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Isometric force regulation in children

Isometric force regulation in children
Isometric force regulation in children
Isometric pinch force regulation was investigated in children and adults using a visuo-motor tracking paradigm. Younger children (5-7 years) performed significantly worse than older children (9-11 years) and adults in terms of an overall error score as well as a correlation score, which is believed to reflect the ability to predict the target pattern. Older children had similar overall error scores to adults and were equal to them in terms of correlation scores by the fourth block of trials. A temporal (lag) measure indicated high variability in the youngest age group. An important finding was a cluster of young children whose maximum performance on the correlation measure was equal to that of older children and adults. The temporal (lag) measure indicated varying rates of acquisition of the subcomponents of this task in the youngest age group. In addition, interlimb transfer of learning was demonstrated in all age groups, reflecting the strong central component of this task
0022-0965
245-260
Lazarus, Jo-anne C.
4c4e8dfb-d2a9-4b10-b4b9-1014181b8550
Whitall, Jill
9761aefb-be80-4270-bc1f-0e726399376e
Franks, Catherine A.
c2363071-18dc-4878-8940-0c0bef591b9c
Lazarus, Jo-anne C.
4c4e8dfb-d2a9-4b10-b4b9-1014181b8550
Whitall, Jill
9761aefb-be80-4270-bc1f-0e726399376e
Franks, Catherine A.
c2363071-18dc-4878-8940-0c0bef591b9c

Lazarus, Jo-anne C., Whitall, Jill and Franks, Catherine A. (1995) Isometric force regulation in children. Journal of Experimental Child Psychology, 60 (2), 245-260. (doi:10.1006/jecp.1995.1040).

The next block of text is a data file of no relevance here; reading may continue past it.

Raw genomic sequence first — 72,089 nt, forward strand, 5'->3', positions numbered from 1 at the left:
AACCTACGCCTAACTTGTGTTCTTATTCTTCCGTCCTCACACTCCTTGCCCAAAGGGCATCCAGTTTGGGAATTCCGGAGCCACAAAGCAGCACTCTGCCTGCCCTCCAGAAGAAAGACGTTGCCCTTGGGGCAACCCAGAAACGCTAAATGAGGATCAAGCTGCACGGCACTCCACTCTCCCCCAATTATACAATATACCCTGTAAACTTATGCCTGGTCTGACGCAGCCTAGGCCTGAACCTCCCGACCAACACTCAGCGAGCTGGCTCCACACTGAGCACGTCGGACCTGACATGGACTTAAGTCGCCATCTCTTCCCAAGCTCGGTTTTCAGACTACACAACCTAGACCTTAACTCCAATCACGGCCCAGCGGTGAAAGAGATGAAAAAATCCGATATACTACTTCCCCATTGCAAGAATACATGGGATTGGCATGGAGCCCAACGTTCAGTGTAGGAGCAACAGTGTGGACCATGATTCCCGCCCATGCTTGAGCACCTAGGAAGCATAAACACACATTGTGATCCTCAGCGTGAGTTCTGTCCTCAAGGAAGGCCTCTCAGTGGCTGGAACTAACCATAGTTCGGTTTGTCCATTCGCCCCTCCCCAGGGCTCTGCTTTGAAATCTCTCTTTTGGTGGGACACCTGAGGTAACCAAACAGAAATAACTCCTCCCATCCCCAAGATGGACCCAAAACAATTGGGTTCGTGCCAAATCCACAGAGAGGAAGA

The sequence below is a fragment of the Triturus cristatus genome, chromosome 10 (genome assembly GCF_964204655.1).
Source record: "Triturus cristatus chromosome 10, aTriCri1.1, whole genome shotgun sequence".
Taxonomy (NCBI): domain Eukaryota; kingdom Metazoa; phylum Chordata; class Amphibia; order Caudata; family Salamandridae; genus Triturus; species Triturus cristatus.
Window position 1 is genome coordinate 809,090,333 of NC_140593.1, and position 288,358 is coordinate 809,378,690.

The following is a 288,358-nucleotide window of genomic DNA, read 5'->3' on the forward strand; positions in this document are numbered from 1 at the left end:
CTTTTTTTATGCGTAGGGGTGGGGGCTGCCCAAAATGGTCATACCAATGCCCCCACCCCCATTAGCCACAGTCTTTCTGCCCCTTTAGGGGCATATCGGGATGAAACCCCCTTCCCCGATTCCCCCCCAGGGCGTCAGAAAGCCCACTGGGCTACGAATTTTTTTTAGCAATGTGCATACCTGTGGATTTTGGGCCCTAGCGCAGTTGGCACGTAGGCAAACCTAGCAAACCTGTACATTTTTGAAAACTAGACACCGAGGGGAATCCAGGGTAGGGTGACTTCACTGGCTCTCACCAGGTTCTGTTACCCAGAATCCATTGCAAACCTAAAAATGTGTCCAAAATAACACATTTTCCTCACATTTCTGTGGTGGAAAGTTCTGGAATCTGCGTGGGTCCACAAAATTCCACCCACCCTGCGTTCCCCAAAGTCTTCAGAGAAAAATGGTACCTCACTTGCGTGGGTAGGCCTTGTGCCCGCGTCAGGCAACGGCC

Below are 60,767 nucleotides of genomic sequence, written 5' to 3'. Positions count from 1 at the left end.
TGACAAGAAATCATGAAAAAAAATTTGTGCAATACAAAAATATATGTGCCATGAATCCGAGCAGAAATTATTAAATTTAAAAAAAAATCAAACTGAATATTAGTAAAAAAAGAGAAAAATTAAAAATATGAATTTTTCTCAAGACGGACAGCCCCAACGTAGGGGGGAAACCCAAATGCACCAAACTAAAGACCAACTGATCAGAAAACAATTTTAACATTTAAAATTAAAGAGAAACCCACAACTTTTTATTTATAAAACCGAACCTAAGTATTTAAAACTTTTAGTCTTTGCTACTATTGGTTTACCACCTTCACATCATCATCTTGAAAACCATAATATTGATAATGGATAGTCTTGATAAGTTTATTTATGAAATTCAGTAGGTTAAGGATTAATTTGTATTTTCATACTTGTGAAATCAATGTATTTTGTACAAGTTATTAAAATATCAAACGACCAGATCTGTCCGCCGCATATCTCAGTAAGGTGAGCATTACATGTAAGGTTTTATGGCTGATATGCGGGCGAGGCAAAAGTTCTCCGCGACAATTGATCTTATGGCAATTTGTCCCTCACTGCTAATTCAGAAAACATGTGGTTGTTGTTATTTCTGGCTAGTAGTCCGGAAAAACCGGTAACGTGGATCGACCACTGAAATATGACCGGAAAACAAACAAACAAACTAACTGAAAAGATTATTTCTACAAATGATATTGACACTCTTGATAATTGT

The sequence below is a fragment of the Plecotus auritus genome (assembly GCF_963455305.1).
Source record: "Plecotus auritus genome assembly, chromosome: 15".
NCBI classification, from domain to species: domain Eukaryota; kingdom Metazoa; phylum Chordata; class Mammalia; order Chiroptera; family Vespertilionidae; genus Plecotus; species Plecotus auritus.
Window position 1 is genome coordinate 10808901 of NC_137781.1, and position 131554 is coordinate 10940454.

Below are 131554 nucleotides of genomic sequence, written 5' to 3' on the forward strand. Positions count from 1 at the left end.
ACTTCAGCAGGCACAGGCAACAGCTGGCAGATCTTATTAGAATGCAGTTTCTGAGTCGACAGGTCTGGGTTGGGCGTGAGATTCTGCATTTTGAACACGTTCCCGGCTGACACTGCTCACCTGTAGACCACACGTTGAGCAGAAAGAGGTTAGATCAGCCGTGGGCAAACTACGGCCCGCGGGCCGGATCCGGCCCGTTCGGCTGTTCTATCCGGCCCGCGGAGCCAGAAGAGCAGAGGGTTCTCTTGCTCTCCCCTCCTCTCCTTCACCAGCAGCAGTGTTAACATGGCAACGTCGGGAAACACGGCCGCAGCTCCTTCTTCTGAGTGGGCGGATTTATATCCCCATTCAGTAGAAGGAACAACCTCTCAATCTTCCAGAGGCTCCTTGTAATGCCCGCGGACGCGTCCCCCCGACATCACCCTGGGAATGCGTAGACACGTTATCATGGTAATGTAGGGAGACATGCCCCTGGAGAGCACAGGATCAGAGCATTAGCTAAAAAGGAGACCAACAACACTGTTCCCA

Record type: Article

Abstract

Isometric pinch force regulation was investigated in children and adults using a visuo-motor tracking paradigm. Younger children (5-7 years) performed significantly worse than older children (9-11 years) and adults in terms of an overall error score as well as a correlation score, which is believed to reflect the ability to predict the target pattern. Older children had similar overall error scores to adults and were equal to them in terms of correlation scores by the fourth block of trials. A temporal (lag) measure indicated high variability in the youngest age group. An important finding was a cluster of young children whose maximum performance on the correlation measure was equal to that of older children and adults. The temporal (lag) measure indicated varying rates of acquisition of the subcomponents of this task in the youngest age group. In addition, interlimb transfer of learning was demonstrated in all age groups, reflecting the strong central component of this task

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Published date: October 1995
Organisations: Faculty of Health Sciences

Identifiers

Local EPrints ID: 360769
URI: http://eprints.soton.ac.uk/id/eprint/360769
ISSN: 0022-0965
PURE UUID: c6822672-46c7-4023-88c4-e63710f11186

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Date deposited: 20 Dec 2013 14:25
Last modified: 18 Jul 2017 03:09

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